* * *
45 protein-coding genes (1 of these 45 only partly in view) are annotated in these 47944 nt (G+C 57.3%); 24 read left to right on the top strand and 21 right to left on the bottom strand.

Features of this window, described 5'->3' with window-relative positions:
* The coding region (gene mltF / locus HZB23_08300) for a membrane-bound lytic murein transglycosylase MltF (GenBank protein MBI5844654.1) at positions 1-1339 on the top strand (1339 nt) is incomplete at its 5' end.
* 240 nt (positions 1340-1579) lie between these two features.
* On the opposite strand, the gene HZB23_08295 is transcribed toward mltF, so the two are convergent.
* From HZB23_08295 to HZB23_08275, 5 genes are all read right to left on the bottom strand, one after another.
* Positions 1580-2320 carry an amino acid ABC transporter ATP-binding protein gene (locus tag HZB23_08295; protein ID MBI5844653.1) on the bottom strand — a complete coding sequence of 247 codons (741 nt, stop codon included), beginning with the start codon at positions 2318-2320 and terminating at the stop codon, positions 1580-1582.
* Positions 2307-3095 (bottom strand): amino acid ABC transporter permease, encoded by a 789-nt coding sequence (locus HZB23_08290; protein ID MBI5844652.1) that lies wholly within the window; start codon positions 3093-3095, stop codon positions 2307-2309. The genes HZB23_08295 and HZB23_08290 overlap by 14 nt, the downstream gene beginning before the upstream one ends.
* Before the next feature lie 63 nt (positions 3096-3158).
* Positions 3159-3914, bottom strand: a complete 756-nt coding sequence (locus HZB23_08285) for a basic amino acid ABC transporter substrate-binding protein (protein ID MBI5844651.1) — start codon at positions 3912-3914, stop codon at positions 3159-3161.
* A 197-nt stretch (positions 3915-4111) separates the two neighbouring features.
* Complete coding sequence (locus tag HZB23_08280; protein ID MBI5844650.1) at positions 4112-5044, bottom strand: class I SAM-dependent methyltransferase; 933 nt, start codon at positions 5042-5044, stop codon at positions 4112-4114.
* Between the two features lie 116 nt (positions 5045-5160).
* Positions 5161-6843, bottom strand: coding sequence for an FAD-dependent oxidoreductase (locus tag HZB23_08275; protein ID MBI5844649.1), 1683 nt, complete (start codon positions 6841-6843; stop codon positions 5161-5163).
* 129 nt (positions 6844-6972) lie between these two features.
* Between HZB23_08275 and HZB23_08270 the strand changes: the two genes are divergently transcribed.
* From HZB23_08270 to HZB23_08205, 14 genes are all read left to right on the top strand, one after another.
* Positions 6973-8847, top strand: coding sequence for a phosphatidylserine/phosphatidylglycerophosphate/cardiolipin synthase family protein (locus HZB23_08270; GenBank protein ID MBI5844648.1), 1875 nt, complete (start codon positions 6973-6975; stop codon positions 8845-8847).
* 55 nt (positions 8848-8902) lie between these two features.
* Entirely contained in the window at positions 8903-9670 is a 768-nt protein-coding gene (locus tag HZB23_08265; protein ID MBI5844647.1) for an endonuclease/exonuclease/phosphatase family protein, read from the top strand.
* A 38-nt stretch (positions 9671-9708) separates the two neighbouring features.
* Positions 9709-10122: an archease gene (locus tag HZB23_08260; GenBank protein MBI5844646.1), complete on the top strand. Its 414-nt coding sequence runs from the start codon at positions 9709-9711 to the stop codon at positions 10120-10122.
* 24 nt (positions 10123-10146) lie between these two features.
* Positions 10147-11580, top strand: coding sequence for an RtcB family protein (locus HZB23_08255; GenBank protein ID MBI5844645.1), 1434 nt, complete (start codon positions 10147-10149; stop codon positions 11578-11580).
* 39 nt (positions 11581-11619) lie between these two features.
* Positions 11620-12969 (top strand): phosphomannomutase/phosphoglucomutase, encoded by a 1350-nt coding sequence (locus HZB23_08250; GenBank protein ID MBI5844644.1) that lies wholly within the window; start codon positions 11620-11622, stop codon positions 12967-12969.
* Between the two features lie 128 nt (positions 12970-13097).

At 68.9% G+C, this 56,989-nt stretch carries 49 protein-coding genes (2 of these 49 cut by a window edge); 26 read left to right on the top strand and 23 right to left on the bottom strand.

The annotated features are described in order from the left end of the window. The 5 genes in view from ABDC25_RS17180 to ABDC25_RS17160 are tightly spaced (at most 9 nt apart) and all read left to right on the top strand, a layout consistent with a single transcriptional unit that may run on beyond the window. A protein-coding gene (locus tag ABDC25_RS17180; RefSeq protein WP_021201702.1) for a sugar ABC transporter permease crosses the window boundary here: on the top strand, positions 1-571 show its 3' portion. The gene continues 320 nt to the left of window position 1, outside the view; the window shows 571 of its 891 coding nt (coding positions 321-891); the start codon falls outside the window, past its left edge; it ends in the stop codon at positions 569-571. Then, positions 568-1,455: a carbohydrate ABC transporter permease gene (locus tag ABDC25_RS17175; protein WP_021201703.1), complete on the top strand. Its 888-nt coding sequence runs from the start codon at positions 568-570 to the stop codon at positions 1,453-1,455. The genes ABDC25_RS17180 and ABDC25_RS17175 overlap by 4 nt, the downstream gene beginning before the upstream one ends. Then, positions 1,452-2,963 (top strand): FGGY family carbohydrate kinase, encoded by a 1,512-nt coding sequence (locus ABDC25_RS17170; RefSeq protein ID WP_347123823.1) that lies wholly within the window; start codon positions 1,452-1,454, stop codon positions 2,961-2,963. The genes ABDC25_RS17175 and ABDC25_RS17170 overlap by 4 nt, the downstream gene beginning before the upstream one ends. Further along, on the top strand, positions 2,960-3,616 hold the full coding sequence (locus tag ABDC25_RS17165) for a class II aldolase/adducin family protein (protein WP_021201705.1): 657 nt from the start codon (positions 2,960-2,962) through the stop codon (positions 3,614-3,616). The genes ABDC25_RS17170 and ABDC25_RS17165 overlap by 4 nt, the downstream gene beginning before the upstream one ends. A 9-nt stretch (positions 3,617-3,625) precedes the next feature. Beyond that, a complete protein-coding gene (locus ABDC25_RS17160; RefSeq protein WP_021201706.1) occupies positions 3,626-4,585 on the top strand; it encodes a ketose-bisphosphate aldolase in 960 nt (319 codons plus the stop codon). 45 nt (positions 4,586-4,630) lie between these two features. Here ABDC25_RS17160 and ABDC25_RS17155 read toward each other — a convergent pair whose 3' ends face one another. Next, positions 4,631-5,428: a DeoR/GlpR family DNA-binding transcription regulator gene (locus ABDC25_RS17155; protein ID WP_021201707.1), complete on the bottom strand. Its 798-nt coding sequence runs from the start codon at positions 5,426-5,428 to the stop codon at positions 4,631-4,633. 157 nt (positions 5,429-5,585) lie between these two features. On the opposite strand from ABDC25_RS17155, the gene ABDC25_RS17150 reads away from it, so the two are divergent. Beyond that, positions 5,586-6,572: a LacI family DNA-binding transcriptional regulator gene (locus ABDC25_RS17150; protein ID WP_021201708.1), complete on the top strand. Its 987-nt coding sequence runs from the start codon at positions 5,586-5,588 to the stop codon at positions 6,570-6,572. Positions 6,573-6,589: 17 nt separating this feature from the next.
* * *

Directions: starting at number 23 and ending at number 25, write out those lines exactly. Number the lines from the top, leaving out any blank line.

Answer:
* 24 nt (positions 10123-10146) lie between these two features.
* Positions 10147-11580, top strand: coding sequence for an RtcB family protein (locus HZB23_08255; GenBank protein ID MBI5844645.1), 1434 nt, complete (start codon positions 10147-10149; stop codon positions 11578-11580).
* 39 nt (positions 11581-11619) lie between these two features.